FORMER Taunton School cricketer Jodie Dibble has received a glowing appraisal from England Women’s captain Charlotte Edwards, after she was selected in a 15-strong squad for the ICC Women’s World Twenty20 tournament in Bangladesh next month.
Dibble, 19, who plays her county cricket for Devon, is one of five changes to the squad that retained the Women's Ashes in Australia last month – and Ashes-winning captain Edwards said the spin-bowler ‘thoroughly deserves’ her selection.
She said: “Jodie’s had an outstanding trip to Sri Lanka with the academy team and recently started bowling left-arm spin.
“She was the leading wicket taker out there and has thoroughly deserved her call-up into the England team.
“It’s great for a 19-year-old girl to hopefully make her debut in a world tournament.”
Edwards was speaking at Somerset Cricket Museum on Tuesday where she presented a pair of batting gloves worn in the recent Ashes series to museum officials – before holding a coaching session at the Centre of Excellence as part of the national ‘Chance to Shine’ initiative.
The 34-year-old batsman also praised the Ashes performances of Somerset’s Anya Shrubsole, who took 13 wickets in the series Down Under.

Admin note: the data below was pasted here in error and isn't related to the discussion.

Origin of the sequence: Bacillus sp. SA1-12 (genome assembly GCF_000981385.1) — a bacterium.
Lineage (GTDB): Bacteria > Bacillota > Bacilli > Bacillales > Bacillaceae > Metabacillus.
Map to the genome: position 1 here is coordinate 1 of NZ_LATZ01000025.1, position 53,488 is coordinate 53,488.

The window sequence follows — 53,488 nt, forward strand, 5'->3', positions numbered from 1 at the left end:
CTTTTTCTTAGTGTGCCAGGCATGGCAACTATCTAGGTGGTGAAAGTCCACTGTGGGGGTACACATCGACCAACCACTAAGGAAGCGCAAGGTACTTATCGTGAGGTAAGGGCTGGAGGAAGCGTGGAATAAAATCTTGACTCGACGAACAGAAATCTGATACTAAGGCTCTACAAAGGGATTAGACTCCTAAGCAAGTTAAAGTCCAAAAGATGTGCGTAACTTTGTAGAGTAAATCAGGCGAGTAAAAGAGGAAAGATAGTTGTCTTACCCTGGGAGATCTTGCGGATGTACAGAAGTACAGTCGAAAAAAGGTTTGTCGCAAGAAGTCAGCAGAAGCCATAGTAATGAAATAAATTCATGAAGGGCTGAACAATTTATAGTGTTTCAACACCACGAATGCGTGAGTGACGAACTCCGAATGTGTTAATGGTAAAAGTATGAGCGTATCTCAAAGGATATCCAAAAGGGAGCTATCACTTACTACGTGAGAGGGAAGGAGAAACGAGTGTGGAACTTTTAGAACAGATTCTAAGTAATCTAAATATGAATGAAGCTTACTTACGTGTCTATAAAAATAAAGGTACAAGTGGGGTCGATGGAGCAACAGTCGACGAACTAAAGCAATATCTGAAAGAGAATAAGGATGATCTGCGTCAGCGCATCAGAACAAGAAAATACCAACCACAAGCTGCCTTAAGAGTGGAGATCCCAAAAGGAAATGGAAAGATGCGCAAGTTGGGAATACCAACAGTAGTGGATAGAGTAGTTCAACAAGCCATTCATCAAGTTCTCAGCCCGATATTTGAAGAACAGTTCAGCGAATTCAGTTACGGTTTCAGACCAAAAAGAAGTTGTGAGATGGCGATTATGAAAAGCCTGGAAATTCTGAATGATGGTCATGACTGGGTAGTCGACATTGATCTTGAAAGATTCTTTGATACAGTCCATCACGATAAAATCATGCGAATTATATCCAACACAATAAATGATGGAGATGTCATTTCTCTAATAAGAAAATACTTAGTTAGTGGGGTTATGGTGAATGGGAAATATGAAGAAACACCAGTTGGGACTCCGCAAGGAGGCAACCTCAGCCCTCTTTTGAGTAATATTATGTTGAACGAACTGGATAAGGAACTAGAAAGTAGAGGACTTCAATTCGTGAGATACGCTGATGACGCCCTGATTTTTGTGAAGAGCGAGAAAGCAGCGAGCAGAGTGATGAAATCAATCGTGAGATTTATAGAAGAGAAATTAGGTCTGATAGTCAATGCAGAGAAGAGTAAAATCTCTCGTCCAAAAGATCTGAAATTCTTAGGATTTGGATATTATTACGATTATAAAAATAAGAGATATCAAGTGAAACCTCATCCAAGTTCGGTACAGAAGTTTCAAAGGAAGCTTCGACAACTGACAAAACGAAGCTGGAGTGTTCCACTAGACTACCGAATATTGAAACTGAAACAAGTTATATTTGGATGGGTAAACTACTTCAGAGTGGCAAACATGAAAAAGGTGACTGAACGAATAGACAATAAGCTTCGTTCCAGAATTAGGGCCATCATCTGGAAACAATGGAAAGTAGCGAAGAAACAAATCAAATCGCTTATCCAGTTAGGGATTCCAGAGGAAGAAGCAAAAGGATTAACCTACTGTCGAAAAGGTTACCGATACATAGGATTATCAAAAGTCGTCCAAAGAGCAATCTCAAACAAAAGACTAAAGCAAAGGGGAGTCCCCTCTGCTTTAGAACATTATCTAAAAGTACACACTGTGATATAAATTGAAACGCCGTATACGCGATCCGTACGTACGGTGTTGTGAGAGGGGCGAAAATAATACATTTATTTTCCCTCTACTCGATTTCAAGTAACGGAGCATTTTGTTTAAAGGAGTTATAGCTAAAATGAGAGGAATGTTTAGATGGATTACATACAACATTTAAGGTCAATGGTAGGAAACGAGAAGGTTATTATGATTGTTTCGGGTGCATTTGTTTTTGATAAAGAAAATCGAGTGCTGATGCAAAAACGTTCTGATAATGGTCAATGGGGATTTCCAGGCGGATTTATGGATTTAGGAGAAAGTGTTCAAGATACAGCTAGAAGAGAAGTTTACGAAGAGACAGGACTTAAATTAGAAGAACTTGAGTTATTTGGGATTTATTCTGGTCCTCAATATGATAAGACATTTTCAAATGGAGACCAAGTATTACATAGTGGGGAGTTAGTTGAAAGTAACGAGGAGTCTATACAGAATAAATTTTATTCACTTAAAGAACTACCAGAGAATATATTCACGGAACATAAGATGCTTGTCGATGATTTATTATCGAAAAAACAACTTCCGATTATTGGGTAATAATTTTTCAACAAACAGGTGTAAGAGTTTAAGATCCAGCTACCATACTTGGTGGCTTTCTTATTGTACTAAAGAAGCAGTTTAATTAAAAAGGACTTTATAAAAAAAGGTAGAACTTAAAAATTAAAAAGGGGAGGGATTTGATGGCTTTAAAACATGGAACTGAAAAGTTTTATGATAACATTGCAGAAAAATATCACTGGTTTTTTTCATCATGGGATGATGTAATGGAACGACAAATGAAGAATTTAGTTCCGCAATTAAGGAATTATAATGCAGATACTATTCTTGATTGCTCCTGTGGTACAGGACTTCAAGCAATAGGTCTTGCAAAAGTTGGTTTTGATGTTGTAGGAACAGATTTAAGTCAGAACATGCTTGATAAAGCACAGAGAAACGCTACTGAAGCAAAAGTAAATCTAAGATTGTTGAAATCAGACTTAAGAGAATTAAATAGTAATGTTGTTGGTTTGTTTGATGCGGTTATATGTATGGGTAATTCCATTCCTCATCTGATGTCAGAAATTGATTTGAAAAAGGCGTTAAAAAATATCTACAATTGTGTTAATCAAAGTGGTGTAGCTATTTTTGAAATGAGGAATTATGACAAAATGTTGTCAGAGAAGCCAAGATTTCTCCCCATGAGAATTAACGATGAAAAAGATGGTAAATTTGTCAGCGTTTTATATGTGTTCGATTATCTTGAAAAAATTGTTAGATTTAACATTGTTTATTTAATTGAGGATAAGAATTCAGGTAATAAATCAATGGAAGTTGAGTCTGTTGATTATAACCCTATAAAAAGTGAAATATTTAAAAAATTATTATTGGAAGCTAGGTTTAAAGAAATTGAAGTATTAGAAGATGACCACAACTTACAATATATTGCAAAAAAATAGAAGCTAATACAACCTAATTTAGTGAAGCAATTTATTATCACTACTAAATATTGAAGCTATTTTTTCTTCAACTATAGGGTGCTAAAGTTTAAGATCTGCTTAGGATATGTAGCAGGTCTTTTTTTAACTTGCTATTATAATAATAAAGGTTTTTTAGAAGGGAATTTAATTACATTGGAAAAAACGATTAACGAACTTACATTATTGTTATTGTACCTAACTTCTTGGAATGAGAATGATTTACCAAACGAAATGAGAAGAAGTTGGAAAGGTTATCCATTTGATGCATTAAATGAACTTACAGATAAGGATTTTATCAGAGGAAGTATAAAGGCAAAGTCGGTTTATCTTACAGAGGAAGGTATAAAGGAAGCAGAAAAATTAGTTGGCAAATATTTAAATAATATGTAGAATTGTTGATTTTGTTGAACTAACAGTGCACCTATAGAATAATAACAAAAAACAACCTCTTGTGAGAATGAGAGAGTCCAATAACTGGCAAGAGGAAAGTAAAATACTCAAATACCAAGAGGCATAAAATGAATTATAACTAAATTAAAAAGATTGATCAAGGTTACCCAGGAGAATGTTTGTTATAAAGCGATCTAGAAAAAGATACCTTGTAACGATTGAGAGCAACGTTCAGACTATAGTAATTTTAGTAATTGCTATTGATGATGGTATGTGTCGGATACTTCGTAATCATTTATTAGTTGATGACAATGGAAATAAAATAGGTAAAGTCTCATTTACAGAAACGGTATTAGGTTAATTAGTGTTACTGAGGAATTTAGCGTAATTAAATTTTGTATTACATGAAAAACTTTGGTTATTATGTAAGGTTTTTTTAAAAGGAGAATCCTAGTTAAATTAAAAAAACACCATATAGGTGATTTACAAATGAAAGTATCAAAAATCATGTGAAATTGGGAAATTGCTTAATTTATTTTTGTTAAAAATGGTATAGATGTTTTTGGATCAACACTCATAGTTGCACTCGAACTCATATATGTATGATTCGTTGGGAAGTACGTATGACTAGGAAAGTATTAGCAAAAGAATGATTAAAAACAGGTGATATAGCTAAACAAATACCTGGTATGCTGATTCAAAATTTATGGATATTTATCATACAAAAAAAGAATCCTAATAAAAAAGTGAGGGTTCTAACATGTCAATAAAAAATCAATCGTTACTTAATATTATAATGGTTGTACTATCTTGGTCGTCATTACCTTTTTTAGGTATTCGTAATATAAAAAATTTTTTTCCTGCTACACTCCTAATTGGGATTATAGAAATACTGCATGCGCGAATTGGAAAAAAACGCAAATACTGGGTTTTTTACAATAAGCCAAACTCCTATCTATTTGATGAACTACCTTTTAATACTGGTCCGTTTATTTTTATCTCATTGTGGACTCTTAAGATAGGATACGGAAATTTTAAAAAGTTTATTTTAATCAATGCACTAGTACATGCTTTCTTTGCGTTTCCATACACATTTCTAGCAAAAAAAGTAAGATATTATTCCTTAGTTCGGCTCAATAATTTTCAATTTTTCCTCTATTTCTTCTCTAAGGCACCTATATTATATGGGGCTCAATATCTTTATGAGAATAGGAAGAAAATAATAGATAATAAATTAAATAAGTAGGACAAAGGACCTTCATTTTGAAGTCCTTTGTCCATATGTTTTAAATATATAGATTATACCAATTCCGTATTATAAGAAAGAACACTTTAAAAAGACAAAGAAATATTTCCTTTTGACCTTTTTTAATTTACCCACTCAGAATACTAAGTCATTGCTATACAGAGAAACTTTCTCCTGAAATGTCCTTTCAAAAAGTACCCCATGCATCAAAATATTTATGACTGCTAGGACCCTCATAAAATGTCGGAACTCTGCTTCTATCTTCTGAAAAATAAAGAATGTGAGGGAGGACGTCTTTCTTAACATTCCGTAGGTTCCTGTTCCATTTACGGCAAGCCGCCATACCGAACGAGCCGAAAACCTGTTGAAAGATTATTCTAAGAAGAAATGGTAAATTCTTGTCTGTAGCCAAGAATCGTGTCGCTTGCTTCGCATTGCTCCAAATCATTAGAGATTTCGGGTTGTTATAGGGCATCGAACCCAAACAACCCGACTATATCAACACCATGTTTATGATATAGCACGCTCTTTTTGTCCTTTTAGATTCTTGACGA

She said: “Anya’s been outstanding for us over a few years now and she played a huge part in us being successful in that test match in Perth and I’m hoping there’s more to come from Anya with her being so young as well.”
The ECB last week announced that England are to have their first full-time professional women's cricket team following major investment by the game's governing body.
Edwards said she was ‘honoured’ and excited by the move and hoped to play a big part in the opening years of the professional era.”
Jodie, whose brother Adam – also an Old Tauntonian – plays for Somerset, is one of two uncapped spin bowlers in the squad alongside Warwickshire’s Rebecca Grundy.
ECB Head of England Women’s Cricket, Clare Connor, said: “Both Jodie and Rebecca have developed enormously over the last couple of years and they thoroughly deserve this opportunity.
“As young spinners, there is no better place in the world to ply your trade than the sub-continent and I hope that they enjoy and learn from the experience.”